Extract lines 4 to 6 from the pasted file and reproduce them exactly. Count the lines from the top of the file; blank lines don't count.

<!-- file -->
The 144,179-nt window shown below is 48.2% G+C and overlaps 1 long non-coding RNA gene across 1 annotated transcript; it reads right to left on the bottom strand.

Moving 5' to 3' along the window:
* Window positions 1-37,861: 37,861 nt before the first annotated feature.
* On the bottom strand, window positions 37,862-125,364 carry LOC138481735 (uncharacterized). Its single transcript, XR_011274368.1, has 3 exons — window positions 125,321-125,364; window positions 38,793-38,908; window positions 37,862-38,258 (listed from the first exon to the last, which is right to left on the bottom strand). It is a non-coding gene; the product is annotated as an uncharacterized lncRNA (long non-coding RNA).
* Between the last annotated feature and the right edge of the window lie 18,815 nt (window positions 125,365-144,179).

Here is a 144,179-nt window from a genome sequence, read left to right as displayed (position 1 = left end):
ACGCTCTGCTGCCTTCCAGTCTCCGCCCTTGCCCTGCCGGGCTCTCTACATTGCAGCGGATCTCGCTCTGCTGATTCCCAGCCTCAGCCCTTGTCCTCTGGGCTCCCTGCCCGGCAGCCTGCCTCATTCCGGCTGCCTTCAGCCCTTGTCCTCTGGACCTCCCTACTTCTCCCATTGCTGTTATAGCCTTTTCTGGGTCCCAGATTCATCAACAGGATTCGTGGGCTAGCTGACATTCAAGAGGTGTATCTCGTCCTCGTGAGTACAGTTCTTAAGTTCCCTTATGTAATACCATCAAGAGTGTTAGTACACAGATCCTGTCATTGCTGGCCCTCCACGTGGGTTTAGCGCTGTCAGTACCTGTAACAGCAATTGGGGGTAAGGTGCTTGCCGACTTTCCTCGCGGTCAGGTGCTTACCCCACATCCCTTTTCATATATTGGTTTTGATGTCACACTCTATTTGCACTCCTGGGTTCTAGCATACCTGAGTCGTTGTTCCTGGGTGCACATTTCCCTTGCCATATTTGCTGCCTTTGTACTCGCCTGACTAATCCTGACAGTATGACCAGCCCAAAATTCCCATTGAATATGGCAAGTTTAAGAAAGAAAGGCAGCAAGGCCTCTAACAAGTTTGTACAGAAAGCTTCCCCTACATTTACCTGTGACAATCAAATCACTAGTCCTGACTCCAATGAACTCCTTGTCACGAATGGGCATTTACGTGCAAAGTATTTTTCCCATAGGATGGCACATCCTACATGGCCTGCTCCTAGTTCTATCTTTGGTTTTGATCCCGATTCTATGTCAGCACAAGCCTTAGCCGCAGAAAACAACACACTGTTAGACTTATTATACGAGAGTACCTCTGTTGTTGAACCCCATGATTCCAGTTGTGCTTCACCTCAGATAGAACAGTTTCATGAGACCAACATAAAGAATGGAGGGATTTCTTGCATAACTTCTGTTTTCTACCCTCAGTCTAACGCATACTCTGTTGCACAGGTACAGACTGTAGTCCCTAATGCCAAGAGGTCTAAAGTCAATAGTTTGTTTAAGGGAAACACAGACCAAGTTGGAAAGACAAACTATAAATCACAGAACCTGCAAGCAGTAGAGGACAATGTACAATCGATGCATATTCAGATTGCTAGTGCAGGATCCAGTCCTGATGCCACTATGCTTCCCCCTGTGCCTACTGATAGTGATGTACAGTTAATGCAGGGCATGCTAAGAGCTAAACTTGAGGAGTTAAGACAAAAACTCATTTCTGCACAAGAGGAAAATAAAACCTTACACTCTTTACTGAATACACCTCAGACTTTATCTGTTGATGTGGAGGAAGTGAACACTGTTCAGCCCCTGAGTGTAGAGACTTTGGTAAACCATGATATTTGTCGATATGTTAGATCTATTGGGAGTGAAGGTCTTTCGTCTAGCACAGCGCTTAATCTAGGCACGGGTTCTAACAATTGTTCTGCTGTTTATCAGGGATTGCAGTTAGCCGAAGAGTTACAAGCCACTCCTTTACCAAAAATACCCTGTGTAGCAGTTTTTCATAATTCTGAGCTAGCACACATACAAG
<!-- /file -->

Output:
* On the bottom strand, window positions 37,862-125,364 carry LOC138481735 (uncharacterized). Its single transcript, XR_011274368.1, has 3 exons — window positions 125,321-125,364; window positions 38,793-38,908; window positions 37,862-38,258 (listed from the first exon to the last, which is right to left on the bottom strand). It is a non-coding gene; the product is annotated as an uncharacterized lncRNA (long non-coding RNA).
* Between the last annotated feature and the right edge of the window lie 18,815 nt (window positions 125,365-144,179).

Here is a 144,179-nt window from a genome sequence, read left to right as displayed (position 1 = left end):